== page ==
Fraudsters making bogus Universal Credit claims stealing millions of pounds of taxpayer cash – The Sun

FRAUDSTERS making bogus Universal Credit claims have stolen millions of pounds of taxpayers’ money.

Scores of fake applications included one saying Harry Kane was the claimant’s landlord and another from a 19-year-old mum said to have "six blind children".

A BBC investigation found that scammers were exploiting a loophole in the online application process for Universal Credit to claim advance loans on behalf of others who have no idea they are being signed up.

Often the victim only found out about the fraud when they received a letter from the Department for Work and Pensions (DWP) to say they were signed up to Universal Credit and that their other existing benefits, such as tax credits, would be stopped.

It led to "money pouring out of the public purse" at the DWP.

The fraud was revealed on an internal forum for DWP staff on where users said the scam was rife in the north of England.


One user said: "How many more times can claimants add children named Ha, Ha and Ha to their UC claims, or add a landlord called Harry Kane, or add any other obviously made-up names to claim a UC advance?”

Another official added: "Around 200-300 new referrals every day" in the region are fictitious.

"At between £1,200 and £1,500 for each advance, the numbers are staggering".

One of the original goals of Universal Credit was to save the Government about a billion pounds in fraud and error.

At one Job Centre more than a third of claims were suspected of being fake, meanwhile £100,000 of fraudulent activity each month was recorded at another branch.

The DWP estimates 10 per cent of the 100,000 or more advance loans paid monthly are potentially fake, the BBC reported.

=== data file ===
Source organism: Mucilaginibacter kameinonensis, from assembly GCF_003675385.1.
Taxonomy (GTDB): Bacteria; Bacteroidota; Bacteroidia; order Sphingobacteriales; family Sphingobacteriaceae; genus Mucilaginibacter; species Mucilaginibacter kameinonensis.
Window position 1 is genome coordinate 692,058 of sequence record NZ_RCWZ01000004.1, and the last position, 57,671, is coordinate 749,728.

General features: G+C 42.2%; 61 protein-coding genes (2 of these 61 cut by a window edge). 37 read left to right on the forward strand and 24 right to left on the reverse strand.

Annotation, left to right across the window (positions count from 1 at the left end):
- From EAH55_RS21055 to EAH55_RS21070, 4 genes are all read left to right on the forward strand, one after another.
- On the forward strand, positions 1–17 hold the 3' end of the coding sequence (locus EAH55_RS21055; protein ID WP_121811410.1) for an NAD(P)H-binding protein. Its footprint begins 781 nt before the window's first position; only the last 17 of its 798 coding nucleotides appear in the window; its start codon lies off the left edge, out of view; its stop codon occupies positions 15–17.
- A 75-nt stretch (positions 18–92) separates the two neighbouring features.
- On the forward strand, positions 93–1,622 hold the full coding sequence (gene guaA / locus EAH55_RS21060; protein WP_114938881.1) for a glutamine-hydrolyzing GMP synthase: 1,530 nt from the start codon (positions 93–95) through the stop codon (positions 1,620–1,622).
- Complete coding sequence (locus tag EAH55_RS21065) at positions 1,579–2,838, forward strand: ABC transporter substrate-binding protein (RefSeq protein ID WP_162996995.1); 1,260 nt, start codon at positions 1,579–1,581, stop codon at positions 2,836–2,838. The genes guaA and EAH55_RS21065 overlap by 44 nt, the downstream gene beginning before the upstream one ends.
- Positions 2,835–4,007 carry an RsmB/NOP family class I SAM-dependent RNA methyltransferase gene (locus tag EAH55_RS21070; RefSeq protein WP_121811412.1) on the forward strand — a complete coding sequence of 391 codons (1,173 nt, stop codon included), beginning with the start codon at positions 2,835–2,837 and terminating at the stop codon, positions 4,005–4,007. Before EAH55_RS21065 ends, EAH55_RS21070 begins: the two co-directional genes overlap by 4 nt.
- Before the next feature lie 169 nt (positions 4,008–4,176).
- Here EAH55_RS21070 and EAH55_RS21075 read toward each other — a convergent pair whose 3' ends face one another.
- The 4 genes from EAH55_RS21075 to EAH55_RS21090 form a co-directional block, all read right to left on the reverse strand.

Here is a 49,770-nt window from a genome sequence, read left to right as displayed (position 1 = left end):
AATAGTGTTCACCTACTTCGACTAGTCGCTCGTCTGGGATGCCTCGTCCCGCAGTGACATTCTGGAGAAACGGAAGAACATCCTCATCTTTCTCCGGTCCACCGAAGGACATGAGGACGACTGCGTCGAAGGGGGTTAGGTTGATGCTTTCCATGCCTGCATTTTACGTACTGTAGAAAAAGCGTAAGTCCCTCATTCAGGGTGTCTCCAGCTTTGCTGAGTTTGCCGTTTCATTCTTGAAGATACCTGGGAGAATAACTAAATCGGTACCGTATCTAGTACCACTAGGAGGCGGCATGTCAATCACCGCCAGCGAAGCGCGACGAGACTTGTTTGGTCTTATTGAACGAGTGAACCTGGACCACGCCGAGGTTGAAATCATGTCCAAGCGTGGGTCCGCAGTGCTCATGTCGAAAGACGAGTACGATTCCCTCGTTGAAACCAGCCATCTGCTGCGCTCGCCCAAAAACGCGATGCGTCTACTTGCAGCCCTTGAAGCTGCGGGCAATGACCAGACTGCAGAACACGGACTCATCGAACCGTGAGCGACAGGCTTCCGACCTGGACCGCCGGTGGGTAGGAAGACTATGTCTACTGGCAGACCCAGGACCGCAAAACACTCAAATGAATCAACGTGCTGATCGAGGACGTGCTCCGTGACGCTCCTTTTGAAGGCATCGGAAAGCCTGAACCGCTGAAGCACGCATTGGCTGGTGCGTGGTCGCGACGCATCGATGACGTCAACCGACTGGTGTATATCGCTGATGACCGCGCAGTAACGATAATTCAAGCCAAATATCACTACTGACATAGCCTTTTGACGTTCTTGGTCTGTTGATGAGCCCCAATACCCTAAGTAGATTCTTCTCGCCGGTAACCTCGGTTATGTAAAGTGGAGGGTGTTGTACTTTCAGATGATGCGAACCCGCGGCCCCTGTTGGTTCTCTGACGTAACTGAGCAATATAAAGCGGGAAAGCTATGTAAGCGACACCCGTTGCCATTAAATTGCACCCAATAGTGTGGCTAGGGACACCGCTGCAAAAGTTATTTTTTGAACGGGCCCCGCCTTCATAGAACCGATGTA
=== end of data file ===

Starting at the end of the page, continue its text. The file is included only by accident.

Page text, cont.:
Jade Thomas, 31, from Manchester, now owes more than £1,525 to the DWP for a loan arranged for her by a fraudster.

It's free to apply for Universal Credit, but Jade had agreed to pay the scammer £1,000 for setting it up – so received only £525 of it.

Jade told the BBC: "All he needed was my provisional licence and my bank card and a photo which he had to take there and then.

"He had a badge from the Job Centre Plus… he was dressed smartly."

The money, which she believed was a type of grant, landed in her account but it wasn't until her tax credits stopped that she realised it was fraud.

Officials explained to her that legacy benefit payments stop when claimants are rolled onto Universal Credit.

What to do if you have problems claiming Universal Credit

IF you're experiencing trouble applying for your Universal Credit, or the payments just don't cover costs, here are your options:

Apply for an advance – Claimants are able to get some cash within five days rather than waiting weeks for their first payment. But it's a loan which means the repayments will be automatically deducted from your future Universal Credit pay out.

Alternative Payment Arrangements– If you're falling behind on rent, you or your landlord may be able to apply for an APA which will get your payment sent directly to your landlord. You might also be able to change your payments to get them more frequently, or you can split the payments if you're part of a couple.

Budgeting Advance – You may be able to get help from the government to help with emergency household costs of up to £348 if you're single, £464 if you're part of a couple or £812 if you have children. These are only in cases like your cooker breaking down or for help getting a job. You'll have to repay the advance through your regular Universal Credit payments. You'll still have to repay the loan, even if you stop claiming for Universal Credit.